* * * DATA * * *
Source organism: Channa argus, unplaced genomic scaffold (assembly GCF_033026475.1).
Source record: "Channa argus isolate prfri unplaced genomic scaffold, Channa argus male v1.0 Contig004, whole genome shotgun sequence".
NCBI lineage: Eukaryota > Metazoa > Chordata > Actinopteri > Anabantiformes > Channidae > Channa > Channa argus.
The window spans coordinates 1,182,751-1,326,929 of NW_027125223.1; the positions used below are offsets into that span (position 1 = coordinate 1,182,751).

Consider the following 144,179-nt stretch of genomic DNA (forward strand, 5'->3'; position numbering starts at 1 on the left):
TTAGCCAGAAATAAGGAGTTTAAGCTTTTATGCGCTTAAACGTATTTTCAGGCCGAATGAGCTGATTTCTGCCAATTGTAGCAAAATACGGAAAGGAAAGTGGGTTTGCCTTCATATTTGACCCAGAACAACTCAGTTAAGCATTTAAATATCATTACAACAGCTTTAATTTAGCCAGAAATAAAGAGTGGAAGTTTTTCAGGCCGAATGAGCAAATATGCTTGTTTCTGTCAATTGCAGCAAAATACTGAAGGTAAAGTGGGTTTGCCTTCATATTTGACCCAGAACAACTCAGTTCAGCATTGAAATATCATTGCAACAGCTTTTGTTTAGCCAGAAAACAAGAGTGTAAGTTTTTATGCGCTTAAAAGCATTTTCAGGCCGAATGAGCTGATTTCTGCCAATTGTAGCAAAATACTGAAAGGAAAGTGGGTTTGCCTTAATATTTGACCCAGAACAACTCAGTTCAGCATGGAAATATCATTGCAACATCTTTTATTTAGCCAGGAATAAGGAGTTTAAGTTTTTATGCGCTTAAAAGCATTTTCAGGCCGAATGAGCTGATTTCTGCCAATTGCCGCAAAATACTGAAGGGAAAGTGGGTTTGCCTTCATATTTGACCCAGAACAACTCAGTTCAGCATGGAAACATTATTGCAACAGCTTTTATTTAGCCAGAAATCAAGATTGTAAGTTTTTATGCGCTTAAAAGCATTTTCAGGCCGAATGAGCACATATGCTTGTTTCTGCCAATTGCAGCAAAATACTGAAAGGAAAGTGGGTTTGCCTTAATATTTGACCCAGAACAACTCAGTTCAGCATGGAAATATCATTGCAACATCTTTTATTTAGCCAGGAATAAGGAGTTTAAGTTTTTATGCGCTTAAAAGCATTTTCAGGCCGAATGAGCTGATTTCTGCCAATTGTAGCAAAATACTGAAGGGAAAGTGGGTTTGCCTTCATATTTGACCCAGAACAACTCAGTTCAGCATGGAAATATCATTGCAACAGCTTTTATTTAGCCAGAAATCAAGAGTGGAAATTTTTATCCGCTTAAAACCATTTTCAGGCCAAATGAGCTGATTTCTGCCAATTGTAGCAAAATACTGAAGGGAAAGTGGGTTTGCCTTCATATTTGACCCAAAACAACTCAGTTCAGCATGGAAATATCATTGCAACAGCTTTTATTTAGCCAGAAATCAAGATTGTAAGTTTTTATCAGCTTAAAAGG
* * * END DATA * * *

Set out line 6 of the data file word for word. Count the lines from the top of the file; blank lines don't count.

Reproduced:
TTAGCCAGAAATAAGGAGTTTAAGCTTTTATGCGCTTAAACGTATTTTCAGGCCGAATGAGCTGATTTCTGCCAATTGTAGCAAAATACGGAAAGGAAAGTGGGTTTGCCTTCATATTTGACCCAGAACAACTCAGTTAAGCATTTAAATATCATTACAACAGCTTTAATTTAGCCAGAAATAAAGAGTGGAAGTTTTTCAGGCCGAATGAGCAAATATGCTTGTTTCTGTCAATTGCAGCAAAATACTGAAGGTAAAGTGGGTTTGCCTTCATATTTGACCCAGAACAACTCAGTTCAGCATTGAAATATCATTGCAACAGCTTTTGTTTAGCCAGAAAACAAGAGTGTAAGTTTTTATGCGCTTAAAAGCATTTTCAGGCCGAATGAGCTGATTTCTGCCAATTGTAGCAAAATACTGAAAGGAAAGTGGGTTTGCCTTAATATTTGACCCAGAACAACTCAGTTCAGCATGGAAATATCATTGCAACATCTTTTATTTAGCCAGGAATAAGGAGTTTAAGTTTTTATGCGCTTAAAAGCATTTTCAGGCCGAATGAGCTGATTTCTGCCAATTGCCGCAAAATACTGAAGGGAAAGTGGGTTTGCCTTCATATTTGACCCAGAACAACTCAGTTCAGCATGGAAACATTATTGCAACAGCTTTTATTTAGCCAGAAATCAAGATTGTAAGTTTTTATGCGCTTAAAAGCATTTTCAGGCCGAATGAGCACATATGCTTGTTTCTGCCAATTGCAGCAAAATACTGAAAGGAAAGTGGGTTTGCCTTAATATTTGACCCAGAACAACTCAGTTCAGCATGGAAATATCATTGCAACATCTTTTATTTAGCCAGGAATAAGGAGTTTAAGTTTTTATGCGCTTAAAAGCATTTTCAGGCCGAATGAGCTGATTTCTGCCAATTGTAGCAAAATACTGAAGGGAAAGTGGGTTTGCCTTCATATTTGACCCAGAACAACTCAGTTCAGCATGGAAATATCATTGCAACAGCTTTTATTTAGCCAGAAATCAAGAGTGGAAATTTTTATCCGCTTAAAACCATTTTCAGGCCAAATGAGCTGATTTCTGCCAATTGTAGCAAAATACTGAAGGGAAAGTGGGTTTGCCTTCATATTTGACCCAAAACAACTCAGTTCAGCATGGAAATATCATTGCAACAGCTTTTATTTAGCCAGAAATCAAGATTGTAAGTTTTTATCAGCTTAAAAGG